Holmes County, created in 1833 from part of Yazoo County and located in central Mississippi, was named for former governor David Holmes. Notable features in Holmes County include Tchula Lake and the Hillside National Wildlife Refuge, Mathews Brake National Wildlife Refuge, Morgan Brake National Wildlife Refuge, and Theodore Roosevelt National Wildlife Refuge. The county is also home to Holmes County State Park. The county seat is Lexington, and other towns include Durant, Goodman, and Pickens.
In 1840 the county had a population of 5,566 slaves and 3,886 free people. By 1860 the slave population had grown to 11,975, more than twice the free population of 5,816. The county was a leading producer of cotton (ninth among counties in the state), was sixth in the value of its livestock, and ranked twelfth in growing corn. In 1860 only 41 residents worked in manufacturing. Of the fourteen churches in Holmes in 1840, eight were Methodist, three were Presbyterian, two were Baptist, and one was Episcopalian.
Holmes County grew rapidly in the postbellum period, as numerous migrants came to farm the rich Delta land. The African American population almost doubled to 20,233 in 1880, while the white population grew by only 1,000. But population expansion did not mean the growth of farm-owning prosperity—almost half of Holmes County’s farmers worked as sharecroppers, and the county had only 45 industrial workers.
By 1900 Holmes had a population of 36,838, including more than 28,000 African Americans. The area remained agricultural, with more than 5,000 farms. Whereas 57 percent of the 1,000 white farmers owned their own land, only 12 percent of African American farmers did so, meaning that the county had more than 3,400 black tenant farmers and sharecroppers. Holmes County employed 214 industrial workers, all but 4 of them men. Durant was home to an active Colored Farmers’ Alliance, and the county’s superintendent of schools, William Hall Smith, started Mississippi’s first Corn Clubs, the precursors to 4-H Clubs. The Order of the Eastern Star, a women’s Masonic organization, claimed Holmes County’s Eureka Masonic College (known as the Little Red Schoolhouse) as its birthplace. Edmond F. Noel, the thirty-seventh governor of Mississippi, was from Holmes County.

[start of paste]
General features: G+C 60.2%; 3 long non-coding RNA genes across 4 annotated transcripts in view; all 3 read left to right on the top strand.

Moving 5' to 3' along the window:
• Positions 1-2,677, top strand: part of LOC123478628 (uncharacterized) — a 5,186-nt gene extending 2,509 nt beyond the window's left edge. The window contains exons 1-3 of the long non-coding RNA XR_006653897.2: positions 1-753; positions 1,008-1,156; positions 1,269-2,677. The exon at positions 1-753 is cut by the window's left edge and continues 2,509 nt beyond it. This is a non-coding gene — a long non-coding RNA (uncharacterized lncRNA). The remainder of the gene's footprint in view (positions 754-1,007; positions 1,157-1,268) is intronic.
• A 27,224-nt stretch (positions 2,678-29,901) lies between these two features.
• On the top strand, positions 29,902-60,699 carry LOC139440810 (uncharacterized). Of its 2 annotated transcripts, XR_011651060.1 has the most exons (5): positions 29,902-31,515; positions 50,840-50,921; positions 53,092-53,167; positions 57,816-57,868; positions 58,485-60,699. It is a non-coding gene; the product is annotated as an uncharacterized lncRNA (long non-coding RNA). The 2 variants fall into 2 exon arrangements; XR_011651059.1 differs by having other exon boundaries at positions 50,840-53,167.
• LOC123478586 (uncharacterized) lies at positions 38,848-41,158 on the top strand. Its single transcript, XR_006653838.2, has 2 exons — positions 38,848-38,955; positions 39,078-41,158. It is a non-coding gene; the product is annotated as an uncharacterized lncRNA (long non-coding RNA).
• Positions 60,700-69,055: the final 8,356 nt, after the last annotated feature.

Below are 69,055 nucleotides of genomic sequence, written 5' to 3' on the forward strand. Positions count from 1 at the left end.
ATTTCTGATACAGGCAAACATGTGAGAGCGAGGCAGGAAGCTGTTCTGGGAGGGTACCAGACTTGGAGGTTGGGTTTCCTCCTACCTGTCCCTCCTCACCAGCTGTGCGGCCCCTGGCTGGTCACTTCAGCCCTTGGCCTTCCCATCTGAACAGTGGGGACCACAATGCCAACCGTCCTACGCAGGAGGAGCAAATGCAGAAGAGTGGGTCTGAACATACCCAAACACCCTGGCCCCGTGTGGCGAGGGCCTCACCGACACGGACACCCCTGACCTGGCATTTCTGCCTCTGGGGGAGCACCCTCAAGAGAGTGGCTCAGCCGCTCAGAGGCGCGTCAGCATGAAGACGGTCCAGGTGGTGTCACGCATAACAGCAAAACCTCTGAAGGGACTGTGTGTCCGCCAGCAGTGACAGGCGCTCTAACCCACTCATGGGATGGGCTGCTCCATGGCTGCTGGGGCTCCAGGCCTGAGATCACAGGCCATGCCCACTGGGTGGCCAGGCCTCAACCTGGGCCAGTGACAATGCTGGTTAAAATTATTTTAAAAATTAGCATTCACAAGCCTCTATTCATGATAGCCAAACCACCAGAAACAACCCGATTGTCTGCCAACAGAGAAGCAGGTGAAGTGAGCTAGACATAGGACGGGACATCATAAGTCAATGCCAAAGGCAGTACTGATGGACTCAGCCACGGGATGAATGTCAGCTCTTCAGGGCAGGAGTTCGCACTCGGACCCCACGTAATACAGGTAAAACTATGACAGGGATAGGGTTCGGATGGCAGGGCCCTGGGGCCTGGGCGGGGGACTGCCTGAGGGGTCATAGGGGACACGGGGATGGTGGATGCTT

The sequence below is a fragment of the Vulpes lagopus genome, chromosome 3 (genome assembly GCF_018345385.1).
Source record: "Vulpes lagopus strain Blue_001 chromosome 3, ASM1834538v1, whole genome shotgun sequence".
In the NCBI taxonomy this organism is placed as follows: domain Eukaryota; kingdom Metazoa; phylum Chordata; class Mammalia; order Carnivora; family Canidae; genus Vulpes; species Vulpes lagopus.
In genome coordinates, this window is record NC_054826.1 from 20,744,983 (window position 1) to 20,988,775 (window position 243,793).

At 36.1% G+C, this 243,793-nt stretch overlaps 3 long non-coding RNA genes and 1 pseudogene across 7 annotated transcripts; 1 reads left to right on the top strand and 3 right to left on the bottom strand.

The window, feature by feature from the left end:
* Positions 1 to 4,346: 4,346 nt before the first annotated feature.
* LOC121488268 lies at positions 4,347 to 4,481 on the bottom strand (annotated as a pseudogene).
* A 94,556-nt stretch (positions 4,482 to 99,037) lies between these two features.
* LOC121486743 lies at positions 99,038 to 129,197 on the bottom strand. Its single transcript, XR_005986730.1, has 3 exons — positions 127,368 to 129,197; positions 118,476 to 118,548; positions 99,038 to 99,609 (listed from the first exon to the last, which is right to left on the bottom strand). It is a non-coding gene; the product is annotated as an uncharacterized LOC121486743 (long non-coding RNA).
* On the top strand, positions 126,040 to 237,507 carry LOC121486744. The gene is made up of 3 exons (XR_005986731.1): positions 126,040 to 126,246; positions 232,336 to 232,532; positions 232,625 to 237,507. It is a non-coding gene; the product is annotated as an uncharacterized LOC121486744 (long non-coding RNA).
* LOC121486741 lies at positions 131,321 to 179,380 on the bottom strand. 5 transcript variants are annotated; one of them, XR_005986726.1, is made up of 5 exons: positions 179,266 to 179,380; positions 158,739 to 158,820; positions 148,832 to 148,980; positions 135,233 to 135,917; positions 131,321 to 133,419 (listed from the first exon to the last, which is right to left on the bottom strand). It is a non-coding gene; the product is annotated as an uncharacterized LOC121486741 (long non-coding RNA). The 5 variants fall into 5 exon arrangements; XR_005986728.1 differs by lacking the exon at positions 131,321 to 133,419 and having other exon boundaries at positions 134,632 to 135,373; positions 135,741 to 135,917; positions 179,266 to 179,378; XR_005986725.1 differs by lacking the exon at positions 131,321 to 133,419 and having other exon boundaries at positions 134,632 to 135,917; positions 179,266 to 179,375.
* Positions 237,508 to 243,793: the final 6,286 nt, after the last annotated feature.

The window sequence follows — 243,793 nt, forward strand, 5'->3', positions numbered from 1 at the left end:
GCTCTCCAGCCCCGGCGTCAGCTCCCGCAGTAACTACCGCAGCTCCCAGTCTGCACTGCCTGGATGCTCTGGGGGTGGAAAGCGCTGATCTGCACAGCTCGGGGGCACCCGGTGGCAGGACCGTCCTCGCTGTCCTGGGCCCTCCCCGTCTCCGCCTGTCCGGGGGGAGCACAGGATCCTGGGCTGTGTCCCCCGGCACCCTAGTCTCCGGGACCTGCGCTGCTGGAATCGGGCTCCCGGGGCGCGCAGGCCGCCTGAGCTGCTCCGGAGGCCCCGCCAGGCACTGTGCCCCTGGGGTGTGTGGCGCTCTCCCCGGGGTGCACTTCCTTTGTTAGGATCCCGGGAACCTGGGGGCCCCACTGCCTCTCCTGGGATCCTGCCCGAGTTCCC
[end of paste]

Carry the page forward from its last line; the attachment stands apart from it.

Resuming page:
As in many counties with African American majorities, Missionary Baptists dominated the religious landscape, with more than three times as many as the Methodists, Baptists, and Presbyterians who called the county home. Holmes County was also important in the history of the Church of God in Christ, a holiness group. In 1897 minister and denominational founder Charles Hamilton Mason led a Lexington revival that formed the basis for the group’s first church. In the 1920s Illinois native Arenia Mallory moved to Holmes County, where she founded Saints Industrial and Literary School as a Church of God institution; she served as its principal for more than fifty years. In the 1930s the Mississippi Health Project, a program originated by the Alpha Kappa Alpha sorority, began at the Saints school.